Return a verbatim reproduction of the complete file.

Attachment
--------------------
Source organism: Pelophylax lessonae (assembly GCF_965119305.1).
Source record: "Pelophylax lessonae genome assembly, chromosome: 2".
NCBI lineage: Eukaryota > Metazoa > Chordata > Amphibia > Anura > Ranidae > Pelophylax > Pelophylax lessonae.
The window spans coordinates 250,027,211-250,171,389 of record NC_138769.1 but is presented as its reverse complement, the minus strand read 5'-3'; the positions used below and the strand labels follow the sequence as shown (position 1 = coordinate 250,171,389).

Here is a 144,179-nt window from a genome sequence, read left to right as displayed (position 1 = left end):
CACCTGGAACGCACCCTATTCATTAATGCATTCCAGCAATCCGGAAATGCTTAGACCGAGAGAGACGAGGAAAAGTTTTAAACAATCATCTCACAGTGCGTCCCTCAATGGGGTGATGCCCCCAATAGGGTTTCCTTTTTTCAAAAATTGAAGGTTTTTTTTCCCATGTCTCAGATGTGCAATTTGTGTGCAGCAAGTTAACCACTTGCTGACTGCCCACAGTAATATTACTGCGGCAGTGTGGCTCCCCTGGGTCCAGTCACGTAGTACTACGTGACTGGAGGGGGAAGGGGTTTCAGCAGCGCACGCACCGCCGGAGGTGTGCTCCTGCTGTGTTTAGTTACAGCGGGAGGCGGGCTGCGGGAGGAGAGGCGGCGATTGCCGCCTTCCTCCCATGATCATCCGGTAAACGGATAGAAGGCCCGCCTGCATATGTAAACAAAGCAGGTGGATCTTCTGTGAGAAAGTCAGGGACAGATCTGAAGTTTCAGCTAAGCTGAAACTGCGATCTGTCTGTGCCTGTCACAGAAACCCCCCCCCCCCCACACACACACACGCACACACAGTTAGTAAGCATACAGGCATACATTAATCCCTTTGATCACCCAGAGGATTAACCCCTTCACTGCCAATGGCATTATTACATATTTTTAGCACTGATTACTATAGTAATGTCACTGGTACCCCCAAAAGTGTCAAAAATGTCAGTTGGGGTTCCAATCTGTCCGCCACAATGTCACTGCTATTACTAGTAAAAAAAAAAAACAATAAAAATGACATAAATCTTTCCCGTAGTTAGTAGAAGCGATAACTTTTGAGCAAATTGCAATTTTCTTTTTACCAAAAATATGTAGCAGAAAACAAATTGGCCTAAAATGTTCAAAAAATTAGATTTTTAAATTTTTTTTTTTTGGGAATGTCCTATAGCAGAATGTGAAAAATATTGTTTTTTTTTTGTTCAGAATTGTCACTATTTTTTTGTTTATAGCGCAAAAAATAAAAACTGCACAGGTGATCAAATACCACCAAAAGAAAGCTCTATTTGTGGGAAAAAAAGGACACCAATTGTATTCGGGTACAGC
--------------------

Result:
Source organism: Pelophylax lessonae (assembly GCF_965119305.1).
Source record: "Pelophylax lessonae genome assembly, chromosome: 2".
NCBI lineage: Eukaryota > Metazoa > Chordata > Amphibia > Anura > Ranidae > Pelophylax > Pelophylax lessonae.
The window spans coordinates 250,027,211-250,171,389 of record NC_138769.1 but is presented as its reverse complement, the minus strand read 5'-3'; the positions used below and the strand labels follow the sequence as shown (position 1 = coordinate 250,171,389).

Here is a 144,179-nt window from a genome sequence, read left to right as displayed (position 1 = left end):
CACCTGGAACGCACCCTATTCATTAATGCATTCCAGCAATCCGGAAATGCTTAGACCGAGAGAGACGAGGAAAAGTTTTAAACAATCATCTCACAGTGCGTCCCTCAATGGGGTGATGCCCCCAATAGGGTTTCCTTTTTTCAAAAATTGAAGGTTTTTTTTCCCATGTCTCAGATGTGCAATTTGTGTGCAGCAAGTTAACCACTTGCTGACTGCCCACAGTAATATTACTGCGGCAGTGTGGCTCCCCTGGGTCCAGTCACGTAGTACTACGTGACTGGAGGGGGAAGGGGTTTCAGCAGCGCACGCACCGCCGGAGGTGTGCTCCTGCTGTGTTTAGTTACAGCGGGAGGCGGGCTGCGGGAGGAGAGGCGGCGATTGCCGCCTTCCTCCCATGATCATCCGGTAAACGGATAGAAGGCCCGCCTGCATATGTAAACAAAGCAGGTGGATCTTCTGTGAGAAAGTCAGGGACAGATCTGAAGTTTCAGCTAAGCTGAAACTGCGATCTGTCTGTGCCTGTCACAGAAACCCCCCCCCCCCCACACACACACACGCACACACAGTTAGTAAGCATACAGGCATACATTAATCCCTTTGATCACCCAGAGGATTAACCCCTTCACTGCCAATGGCATTATTACATATTTTTAGCACTGATTACTATAGTAATGTCACTGGTACCCCCAAAAGTGTCAAAAATGTCAGTTGGGGTTCCAATCTGTCCGCCACAATGTCACTGCTATTACTAGTAAAAAAAAAAAACAATAAAAATGACATAAATCTTTCCCGTAGTTAGTAGAAGCGATAACTTTTGAGCAAATTGCAATTTTCTTTTTACCAAAAATATGTAGCAGAAAACAAATTGGCCTAAAATGTTCAAAAAATTAGATTTTTAAATTTTTTTTTTTTGGGAATGTCCTATAGCAGAATGTGAAAAATATTGTTTTTTTTTTGTTCAGAATTGTCACTATTTTTTTGTTTATAGCGCAAAAAATAAAAACTGCACAGGTGATCAAATACCACCAAAAGAAAGCTCTATTTGTGGGAAAAAAAGGACACCAATTGTATTCGGGTACAGC